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If The Peter Principle Is Right, We Should Randomly Promote People

Ig Nobel Prize Winning Research

The Ig Nobel Prize is given out by a group called Improbable Research, which celebrates "achievements that first make people laugh, and then make them think. The prizes are intended to celebrate the unusual, honor the imaginative — and spur people's interest in science, medicine, and technology." The 2010 awards were handed out on September 30th, and one one of the doctoral students I work with, Isaac Waisberg, pointed out that one of the prizes was awarded to a simulation that demonstrated -- if the Peter Principle is true -- organizations would be better off promoting employees randomly rather than promoting people until they they reach their level of incompetence. Isaac knew I was interested in The Peter Principle as I wrote the foreword to the 40th Anniversary edition. Here is a link to the PDF of the article and here is the abstract:

The Peter Principle Revisited: A Computational Study

Authors: Alessandro Pluchino, Andrea Rapisarda, Cesare Garofalo

In the late sixties the Canadian psychologist Laurence J. Peter advanced an apparently paradoxical principle, named since then after him, which can be summarized as follows: {\it 'Every new member in a hierarchical organization climbs the hierarchy until he/she reaches his/her level of maximum incompetence'}. Despite its apparent unreasonableness, such a principle would realistically act in any organization where the mechanism of promotion rewards the best members and where the mechanism at their new level in the hierarchical structure does not depend on the competence they had at the previous level, usually because the tasks of the levels are very different to each other. Here we show, by means of agent based simulations, that if the latter two features actually hold in a given model of an organization with a hierarchical structure, then not only is the Peter principle unavoidable, but also it yields in turn a significant reduction of the global efficiency of the organization. Within a game theory-like approach, we explore different promotion strategies and we find, counterintuitively, that in order to avoid such an effect the best ways for improving the efficiency of a given organization are either to promote each time an agent at random or to promote randomly the best and the worst members in terms of competence.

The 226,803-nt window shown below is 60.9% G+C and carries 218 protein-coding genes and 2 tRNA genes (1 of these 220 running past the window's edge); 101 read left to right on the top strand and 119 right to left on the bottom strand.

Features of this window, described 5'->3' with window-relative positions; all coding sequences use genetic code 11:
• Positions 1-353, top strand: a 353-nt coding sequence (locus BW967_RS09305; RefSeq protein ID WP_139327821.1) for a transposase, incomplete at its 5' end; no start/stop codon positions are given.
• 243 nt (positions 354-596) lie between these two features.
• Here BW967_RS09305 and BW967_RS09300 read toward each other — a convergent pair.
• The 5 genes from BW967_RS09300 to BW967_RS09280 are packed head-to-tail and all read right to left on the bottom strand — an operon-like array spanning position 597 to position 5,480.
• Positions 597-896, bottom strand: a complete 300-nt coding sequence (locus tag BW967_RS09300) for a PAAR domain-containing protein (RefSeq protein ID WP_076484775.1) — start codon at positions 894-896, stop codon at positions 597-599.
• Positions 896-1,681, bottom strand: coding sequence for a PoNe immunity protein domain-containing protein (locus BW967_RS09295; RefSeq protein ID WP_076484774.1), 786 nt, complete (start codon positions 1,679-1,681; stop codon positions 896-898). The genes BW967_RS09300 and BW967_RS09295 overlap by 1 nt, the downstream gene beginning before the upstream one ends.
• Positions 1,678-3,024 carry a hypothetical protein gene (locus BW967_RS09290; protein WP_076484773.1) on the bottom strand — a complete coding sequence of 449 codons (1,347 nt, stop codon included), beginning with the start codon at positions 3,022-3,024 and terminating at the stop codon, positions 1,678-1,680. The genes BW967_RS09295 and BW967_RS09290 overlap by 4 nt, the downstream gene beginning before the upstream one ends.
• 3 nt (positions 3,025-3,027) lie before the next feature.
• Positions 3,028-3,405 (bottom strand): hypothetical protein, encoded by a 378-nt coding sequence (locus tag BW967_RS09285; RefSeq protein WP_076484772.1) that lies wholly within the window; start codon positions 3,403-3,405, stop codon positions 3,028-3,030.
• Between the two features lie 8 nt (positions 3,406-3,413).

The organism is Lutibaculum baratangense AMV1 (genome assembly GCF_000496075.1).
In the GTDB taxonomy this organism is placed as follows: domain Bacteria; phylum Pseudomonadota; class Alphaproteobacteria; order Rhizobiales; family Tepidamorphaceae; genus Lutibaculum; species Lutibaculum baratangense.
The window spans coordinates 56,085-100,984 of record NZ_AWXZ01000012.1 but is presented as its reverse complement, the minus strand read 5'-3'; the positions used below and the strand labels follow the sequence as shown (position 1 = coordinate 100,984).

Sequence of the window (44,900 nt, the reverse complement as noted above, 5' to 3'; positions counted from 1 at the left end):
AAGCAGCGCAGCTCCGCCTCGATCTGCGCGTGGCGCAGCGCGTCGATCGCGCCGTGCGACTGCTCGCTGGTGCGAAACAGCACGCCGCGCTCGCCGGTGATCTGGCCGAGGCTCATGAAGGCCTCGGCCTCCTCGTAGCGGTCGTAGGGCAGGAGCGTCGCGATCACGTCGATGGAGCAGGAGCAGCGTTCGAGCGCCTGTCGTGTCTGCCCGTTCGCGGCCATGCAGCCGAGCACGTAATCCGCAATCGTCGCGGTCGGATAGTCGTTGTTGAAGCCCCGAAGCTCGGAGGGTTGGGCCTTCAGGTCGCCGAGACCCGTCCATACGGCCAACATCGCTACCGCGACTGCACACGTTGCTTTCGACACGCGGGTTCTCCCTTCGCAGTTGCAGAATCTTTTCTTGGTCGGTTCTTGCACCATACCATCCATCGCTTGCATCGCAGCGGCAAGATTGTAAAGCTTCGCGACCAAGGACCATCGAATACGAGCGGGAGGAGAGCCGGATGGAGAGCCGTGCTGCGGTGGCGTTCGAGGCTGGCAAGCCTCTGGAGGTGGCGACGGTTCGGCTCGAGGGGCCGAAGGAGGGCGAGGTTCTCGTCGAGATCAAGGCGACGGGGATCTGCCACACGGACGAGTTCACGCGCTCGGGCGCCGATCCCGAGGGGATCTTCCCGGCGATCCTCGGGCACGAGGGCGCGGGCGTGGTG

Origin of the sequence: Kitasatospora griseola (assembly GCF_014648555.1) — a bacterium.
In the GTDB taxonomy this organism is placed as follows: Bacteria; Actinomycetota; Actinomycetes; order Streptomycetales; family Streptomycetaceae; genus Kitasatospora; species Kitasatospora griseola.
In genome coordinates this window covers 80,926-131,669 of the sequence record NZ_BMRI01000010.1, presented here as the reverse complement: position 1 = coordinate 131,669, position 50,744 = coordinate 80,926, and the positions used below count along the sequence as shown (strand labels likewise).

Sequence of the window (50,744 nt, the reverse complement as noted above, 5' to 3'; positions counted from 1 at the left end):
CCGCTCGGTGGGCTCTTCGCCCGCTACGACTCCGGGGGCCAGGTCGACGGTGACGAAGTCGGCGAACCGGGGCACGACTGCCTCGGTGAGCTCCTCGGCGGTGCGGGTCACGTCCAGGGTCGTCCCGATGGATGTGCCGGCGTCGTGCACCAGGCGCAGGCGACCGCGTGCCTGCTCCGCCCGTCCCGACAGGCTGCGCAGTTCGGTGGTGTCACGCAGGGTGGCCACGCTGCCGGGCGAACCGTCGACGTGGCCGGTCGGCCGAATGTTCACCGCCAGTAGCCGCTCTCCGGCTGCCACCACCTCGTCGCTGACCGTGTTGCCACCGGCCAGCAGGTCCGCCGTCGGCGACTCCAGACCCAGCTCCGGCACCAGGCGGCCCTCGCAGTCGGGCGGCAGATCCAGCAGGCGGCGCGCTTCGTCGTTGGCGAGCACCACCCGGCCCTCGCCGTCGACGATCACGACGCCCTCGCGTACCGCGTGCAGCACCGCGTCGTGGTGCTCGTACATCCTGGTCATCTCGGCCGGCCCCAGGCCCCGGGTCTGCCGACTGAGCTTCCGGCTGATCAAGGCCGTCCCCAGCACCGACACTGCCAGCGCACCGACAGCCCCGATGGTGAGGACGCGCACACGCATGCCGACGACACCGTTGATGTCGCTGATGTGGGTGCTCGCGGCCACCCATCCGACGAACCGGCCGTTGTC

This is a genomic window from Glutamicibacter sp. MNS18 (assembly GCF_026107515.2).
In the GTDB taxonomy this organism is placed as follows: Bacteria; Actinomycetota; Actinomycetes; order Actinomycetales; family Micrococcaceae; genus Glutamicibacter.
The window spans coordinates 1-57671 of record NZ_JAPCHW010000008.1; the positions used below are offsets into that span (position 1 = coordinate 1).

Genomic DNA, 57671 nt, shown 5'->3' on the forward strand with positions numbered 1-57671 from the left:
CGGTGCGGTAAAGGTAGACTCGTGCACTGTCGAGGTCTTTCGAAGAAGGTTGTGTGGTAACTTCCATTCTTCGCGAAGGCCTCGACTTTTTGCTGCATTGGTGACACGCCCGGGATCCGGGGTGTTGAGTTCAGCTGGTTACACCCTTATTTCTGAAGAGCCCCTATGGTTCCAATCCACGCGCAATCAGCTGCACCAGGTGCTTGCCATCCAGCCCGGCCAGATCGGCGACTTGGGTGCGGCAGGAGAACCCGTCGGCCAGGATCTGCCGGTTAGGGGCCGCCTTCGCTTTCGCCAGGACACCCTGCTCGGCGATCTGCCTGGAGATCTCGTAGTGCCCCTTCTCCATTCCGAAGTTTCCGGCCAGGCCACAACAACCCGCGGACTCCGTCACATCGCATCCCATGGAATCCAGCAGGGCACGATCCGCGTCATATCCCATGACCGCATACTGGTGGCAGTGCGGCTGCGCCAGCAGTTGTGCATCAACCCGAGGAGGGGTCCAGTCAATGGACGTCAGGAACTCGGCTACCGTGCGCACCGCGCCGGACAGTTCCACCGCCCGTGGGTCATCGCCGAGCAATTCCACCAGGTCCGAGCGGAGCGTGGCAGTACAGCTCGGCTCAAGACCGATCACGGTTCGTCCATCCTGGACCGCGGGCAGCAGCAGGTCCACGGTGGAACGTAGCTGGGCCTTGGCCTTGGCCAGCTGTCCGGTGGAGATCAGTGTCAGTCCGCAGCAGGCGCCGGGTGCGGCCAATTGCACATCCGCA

I don't believe that we ought to give up and start selecting and promoting leaders randomly. But it is interesting to consider randomness because doing so challenges our assumptions about the rationality of what we do in life Indeed, speaking of randomness, last year I heard that Nobel Prize winner Daniel Kahneman (he won the real prize, not the Ig) was running a simulation that seemed to show that if the CEOs of Fortune 500 companies were randomly reassigned to different companies, there would be no significant impact on firm performance. I don't know what happened to that research, or even how accurate that rumor is, all I can find is this WSJ article where he chimes in on the subject. If anyone knows more, please comment.

P.S. The reference for the experiment is Haslam, S. A, C. McGarty, R. A. Eggins, B. E. Morrison, & K. J. Reynolds, “Inspecting the Emperor’s Clothes: Evidence that Randomly Selected Leaders can Enhance Group Performance,” Group Dynamics: Theory, Process and Research 2 (1998): 168-18

P.P.S. For another post on randomness, check out this one about decision-making among the Nasakpai Indians.

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